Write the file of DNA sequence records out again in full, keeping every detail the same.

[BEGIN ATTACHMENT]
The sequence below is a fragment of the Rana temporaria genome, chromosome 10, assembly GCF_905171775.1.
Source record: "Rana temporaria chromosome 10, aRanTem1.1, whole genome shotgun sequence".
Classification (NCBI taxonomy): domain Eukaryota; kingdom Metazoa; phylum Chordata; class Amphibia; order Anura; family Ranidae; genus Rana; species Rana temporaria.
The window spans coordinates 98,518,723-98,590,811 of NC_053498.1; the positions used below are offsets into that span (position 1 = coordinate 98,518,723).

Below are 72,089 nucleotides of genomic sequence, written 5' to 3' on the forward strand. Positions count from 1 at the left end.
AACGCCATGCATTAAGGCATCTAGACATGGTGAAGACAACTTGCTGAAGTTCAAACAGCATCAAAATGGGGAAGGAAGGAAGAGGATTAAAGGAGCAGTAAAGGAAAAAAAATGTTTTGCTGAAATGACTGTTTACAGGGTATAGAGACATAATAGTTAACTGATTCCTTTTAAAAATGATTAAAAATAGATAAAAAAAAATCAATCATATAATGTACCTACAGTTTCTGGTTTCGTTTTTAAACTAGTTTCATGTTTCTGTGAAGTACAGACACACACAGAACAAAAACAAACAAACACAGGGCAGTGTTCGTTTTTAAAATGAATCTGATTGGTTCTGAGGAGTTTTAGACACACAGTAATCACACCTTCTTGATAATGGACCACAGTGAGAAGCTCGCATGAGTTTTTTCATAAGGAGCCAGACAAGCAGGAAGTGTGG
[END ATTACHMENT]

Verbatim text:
The sequence below is a fragment of the Rana temporaria genome, chromosome 10, assembly GCF_905171775.1.
Source record: "Rana temporaria chromosome 10, aRanTem1.1, whole genome shotgun sequence".
Classification (NCBI taxonomy): domain Eukaryota; kingdom Metazoa; phylum Chordata; class Amphibia; order Anura; family Ranidae; genus Rana; species Rana temporaria.
The window spans coordinates 98,518,723-98,590,811 of NC_053498.1; the positions used below are offsets into that span (position 1 = coordinate 98,518,723).

Below are 72,089 nucleotides of genomic sequence, written 5' to 3' on the forward strand. Positions count from 1 at the left end.
AACGCCATGCATTAAGGCATCTAGACATGGTGAAGACAACTTGCTGAAGTTCAAACAGCATCAAAATGGGGAAGGAAGGAAGAGGATTAAAGGAGCAGTAAAGGAAAAAAAATGTTTTGCTGAAATGACTGTTTACAGGGTATAGAGACATAATAGTTAACTGATTCCTTTTAAAAATGATTAAAAATAGATAAAAAAAAATCAATCATATAATGTACCTACAGTTTCTGGTTTCGTTTTTAAACTAGTTTCATGTTTCTGTGAAGTACAGACACACACAGAACAAAAACAAACAAACACAGGGCAGTGTTCGTTTTTAAAATGAATCTGATTGGTTCTGAGGAGTTTTAGACACACAGTAATCACACCTTCTTGATAATGGACCACAGTGAGAAGCTCGCATGAGTTTTTTCATAAGGAGCCAGACAAGCAGGAAGTGTGG